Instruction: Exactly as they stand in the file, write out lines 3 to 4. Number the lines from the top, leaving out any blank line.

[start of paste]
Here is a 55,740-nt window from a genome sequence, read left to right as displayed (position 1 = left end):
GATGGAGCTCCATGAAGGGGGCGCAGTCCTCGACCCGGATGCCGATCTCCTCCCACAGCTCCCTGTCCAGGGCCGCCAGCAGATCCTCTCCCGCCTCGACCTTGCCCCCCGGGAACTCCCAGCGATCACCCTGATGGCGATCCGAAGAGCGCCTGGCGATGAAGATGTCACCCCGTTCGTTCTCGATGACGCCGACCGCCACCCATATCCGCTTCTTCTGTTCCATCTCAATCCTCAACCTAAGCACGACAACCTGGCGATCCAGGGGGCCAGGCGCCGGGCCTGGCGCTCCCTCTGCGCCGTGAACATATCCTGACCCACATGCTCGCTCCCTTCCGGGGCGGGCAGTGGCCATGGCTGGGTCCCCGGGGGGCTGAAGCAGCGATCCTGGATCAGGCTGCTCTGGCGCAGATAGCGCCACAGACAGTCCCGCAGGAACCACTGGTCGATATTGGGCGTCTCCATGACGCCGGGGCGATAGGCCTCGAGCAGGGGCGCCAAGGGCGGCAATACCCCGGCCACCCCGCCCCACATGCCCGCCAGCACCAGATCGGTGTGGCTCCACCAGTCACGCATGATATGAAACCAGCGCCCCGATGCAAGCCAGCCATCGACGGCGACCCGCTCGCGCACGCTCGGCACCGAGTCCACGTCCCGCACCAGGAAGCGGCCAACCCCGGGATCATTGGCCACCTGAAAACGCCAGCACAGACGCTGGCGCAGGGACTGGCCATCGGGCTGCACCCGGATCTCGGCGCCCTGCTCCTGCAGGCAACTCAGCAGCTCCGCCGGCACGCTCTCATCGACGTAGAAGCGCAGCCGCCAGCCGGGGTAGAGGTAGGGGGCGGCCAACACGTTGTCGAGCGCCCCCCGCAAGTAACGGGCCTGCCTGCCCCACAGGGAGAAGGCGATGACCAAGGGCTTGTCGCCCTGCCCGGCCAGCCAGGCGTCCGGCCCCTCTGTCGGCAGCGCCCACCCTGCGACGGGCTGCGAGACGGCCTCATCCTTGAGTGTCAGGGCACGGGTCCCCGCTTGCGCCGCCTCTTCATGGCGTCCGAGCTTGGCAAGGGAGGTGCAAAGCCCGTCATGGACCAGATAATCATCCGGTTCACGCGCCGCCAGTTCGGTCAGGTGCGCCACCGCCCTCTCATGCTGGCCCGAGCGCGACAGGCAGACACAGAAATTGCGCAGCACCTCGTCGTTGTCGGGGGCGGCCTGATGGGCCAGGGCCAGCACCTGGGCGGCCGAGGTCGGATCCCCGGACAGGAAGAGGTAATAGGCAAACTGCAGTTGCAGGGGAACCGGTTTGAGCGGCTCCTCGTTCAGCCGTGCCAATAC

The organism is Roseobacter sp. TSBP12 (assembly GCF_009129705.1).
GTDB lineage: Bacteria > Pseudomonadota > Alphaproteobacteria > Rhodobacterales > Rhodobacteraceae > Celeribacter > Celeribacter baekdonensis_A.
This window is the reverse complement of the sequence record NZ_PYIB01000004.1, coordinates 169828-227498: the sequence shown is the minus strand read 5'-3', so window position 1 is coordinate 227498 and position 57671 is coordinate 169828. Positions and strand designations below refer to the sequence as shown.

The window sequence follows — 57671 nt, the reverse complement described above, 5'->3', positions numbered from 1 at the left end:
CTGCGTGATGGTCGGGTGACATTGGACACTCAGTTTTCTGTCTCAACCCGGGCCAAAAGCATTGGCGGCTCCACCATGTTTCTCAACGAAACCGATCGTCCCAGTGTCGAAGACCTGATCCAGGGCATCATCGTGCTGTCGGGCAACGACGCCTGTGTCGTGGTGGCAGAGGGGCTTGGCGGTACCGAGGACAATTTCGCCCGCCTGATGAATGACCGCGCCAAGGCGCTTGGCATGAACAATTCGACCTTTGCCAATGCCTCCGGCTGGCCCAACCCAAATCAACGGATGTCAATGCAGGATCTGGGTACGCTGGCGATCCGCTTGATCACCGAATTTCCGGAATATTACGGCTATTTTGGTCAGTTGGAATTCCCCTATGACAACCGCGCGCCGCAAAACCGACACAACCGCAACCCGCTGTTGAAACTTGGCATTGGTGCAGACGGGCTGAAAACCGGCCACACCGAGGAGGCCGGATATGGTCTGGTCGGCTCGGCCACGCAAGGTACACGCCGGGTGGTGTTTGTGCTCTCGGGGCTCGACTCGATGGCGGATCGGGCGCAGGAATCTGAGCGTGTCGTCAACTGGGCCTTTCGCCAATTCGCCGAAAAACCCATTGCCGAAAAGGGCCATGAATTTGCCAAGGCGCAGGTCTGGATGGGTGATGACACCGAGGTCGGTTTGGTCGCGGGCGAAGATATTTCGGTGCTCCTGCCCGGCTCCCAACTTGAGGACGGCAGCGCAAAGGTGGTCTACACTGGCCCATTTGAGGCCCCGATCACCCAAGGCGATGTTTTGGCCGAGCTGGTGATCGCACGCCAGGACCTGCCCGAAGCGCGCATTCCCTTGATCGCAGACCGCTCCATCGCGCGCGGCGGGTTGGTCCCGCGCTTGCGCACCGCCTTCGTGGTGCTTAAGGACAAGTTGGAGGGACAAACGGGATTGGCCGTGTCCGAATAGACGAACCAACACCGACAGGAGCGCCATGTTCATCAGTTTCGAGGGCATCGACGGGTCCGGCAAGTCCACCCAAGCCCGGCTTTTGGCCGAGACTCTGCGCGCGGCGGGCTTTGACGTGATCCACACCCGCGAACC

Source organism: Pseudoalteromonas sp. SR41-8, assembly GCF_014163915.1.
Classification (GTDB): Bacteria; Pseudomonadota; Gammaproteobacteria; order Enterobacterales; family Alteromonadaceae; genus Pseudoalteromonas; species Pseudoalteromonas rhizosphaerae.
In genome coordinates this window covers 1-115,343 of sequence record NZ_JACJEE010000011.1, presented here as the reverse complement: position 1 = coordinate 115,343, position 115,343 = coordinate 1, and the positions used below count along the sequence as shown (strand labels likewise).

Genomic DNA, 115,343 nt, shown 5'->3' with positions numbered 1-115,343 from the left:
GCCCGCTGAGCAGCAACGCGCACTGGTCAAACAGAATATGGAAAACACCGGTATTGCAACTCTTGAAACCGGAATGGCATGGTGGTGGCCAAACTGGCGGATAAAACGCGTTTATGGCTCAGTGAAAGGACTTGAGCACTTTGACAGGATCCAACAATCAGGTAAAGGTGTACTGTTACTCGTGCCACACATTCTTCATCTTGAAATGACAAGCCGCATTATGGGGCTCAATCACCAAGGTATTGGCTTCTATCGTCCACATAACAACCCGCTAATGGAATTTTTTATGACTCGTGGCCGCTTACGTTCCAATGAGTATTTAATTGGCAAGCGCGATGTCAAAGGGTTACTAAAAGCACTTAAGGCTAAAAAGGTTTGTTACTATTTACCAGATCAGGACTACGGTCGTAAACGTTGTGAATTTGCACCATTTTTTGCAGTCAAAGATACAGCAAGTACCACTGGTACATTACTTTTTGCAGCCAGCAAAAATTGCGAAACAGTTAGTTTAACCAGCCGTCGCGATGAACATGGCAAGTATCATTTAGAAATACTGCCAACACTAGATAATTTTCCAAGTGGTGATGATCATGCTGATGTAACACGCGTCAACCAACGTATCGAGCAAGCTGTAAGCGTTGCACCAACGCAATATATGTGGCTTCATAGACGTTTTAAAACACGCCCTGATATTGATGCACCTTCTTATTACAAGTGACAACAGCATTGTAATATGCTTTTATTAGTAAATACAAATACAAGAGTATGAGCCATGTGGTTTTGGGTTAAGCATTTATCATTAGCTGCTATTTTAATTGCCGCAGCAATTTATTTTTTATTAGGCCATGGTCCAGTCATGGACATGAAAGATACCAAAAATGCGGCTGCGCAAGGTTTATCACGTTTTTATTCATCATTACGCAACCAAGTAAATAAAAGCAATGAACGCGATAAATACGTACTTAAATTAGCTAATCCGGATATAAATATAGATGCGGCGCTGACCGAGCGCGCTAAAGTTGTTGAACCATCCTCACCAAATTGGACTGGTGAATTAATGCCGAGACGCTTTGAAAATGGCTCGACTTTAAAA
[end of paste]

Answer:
The organism is Roseobacter sp. TSBP12 (assembly GCF_009129705.1).
GTDB lineage: Bacteria > Pseudomonadota > Alphaproteobacteria > Rhodobacterales > Rhodobacteraceae > Celeribacter > Celeribacter baekdonensis_A.